China Will Soon Open an Enormous Solar Powered Highway
The tranformation of China's environmental policy over the past few years has been phenomenal. As one of the most polluted countries in the world, the nation has recently been investing ever growing amounts in clean, renewable energy sources, in an effort to reverse the damage caused by their manufacturing industry.
The latest addition to China's growing clean energy initiatives is a massive 2 kilometer (1.2 mile) stretch of highway in Shandong. The Jinan South Ring Expressway is a crucial circular road for the city of Jinan, where seven million people live and work. The city is home to a large automobile factory, creating a large demand for well-maintained roads that are capable of bearing a significant amount of traffic.
As revealed by China's official state media, the newly installed photovoltaic (which means "solar powered") road will be open for public use by the end of the month. While not all the details have been released with regards to how the road's electricity will be used, it has been stated that the road will provide power for electric cars that travel upon it, as well as being able to heat itself to remove ice and snow with ease.
The opening of the expressway will mark the first time that solar-powered technology has been used on a public road designed for heavy automobile traffic. Similar roads exist in the United States and across Europe, but they're only designed for pedestrian and bicycle use. While China's road won't be able to withstand particularly large heavy goods vehicles, it is expected to handle medium-sized trucks without any problems.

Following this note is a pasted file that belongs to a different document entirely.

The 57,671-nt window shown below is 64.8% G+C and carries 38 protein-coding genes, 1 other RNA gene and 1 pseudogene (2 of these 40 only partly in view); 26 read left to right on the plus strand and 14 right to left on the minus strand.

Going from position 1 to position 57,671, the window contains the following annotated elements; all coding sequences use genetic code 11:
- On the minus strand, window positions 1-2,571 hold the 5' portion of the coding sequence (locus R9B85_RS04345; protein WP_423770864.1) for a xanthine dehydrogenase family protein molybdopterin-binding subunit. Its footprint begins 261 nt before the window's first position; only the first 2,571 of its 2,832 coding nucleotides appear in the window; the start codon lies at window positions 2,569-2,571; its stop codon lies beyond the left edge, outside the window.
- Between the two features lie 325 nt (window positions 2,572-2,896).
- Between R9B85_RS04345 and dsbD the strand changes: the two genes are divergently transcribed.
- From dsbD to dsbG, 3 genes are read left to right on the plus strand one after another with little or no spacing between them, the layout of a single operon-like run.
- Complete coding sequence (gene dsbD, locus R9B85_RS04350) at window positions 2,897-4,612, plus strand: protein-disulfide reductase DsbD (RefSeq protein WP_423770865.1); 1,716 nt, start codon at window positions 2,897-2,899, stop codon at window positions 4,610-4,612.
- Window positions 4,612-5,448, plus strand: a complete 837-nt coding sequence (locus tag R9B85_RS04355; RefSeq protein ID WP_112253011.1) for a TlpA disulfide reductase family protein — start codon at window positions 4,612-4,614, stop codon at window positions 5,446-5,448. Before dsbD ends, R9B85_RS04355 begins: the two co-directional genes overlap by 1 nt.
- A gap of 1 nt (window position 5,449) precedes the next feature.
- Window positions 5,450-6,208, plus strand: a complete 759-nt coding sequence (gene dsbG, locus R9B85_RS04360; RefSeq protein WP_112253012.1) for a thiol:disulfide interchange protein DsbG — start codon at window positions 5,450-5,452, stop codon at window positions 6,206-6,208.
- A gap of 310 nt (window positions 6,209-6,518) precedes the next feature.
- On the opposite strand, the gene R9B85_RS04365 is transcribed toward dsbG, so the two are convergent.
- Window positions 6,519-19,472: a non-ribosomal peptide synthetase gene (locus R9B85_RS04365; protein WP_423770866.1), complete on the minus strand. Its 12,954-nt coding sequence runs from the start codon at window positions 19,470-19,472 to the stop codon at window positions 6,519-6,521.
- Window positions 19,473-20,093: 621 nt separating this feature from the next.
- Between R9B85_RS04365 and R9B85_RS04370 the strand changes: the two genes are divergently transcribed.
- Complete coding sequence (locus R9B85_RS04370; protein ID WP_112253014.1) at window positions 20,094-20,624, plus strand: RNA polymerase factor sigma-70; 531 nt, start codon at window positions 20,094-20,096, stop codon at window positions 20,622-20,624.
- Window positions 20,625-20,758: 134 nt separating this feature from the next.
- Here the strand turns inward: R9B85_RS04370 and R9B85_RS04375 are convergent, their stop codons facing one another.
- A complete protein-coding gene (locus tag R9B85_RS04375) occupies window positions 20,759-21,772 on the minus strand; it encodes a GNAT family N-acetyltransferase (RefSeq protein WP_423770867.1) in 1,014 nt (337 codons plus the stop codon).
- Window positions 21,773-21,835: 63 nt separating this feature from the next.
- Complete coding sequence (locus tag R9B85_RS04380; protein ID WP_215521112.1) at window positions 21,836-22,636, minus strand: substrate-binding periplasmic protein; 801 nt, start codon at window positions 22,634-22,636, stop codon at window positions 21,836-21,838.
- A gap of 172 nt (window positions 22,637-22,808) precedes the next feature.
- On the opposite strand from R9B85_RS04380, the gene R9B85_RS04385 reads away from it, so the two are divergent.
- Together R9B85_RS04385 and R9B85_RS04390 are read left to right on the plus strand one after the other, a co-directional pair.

The creation of this road is a momentous event, which will likely have ramifications for the future of auto travel in general. With any luck, this technology will catch on, and more solar-powered highways will be installed around the world.
One of the biggest challenges hampering the adoption of electric cars is that many of them are limited by their battery capacity. Creating a capacitor that can hold an adequate charge which lasts over hundreds of miles is very expensive, and with many larger vehicles, it's not yet proven feasible to build a commercial truck that can handle more than a few hours of continuous use before needing to recharge.
If, though, a solar-powered road could deliver fuel to an electric car while it was traveling, a lot of these problems would evaporate. Cars would be able to run for a lot longer, with far smaller and less expensive batteries.
The only problem with this use for the technology is that there's only so much power to go around. If every car on these solar roads is trying to draw power from the system, then, particularly during rush hour, there might not be enough energy to go around.
During quieter times, though, this tech could be the best possible way to make electric cars efficient, cheap, and reliable. There's no downside - unless you're a particularly big fan of smog.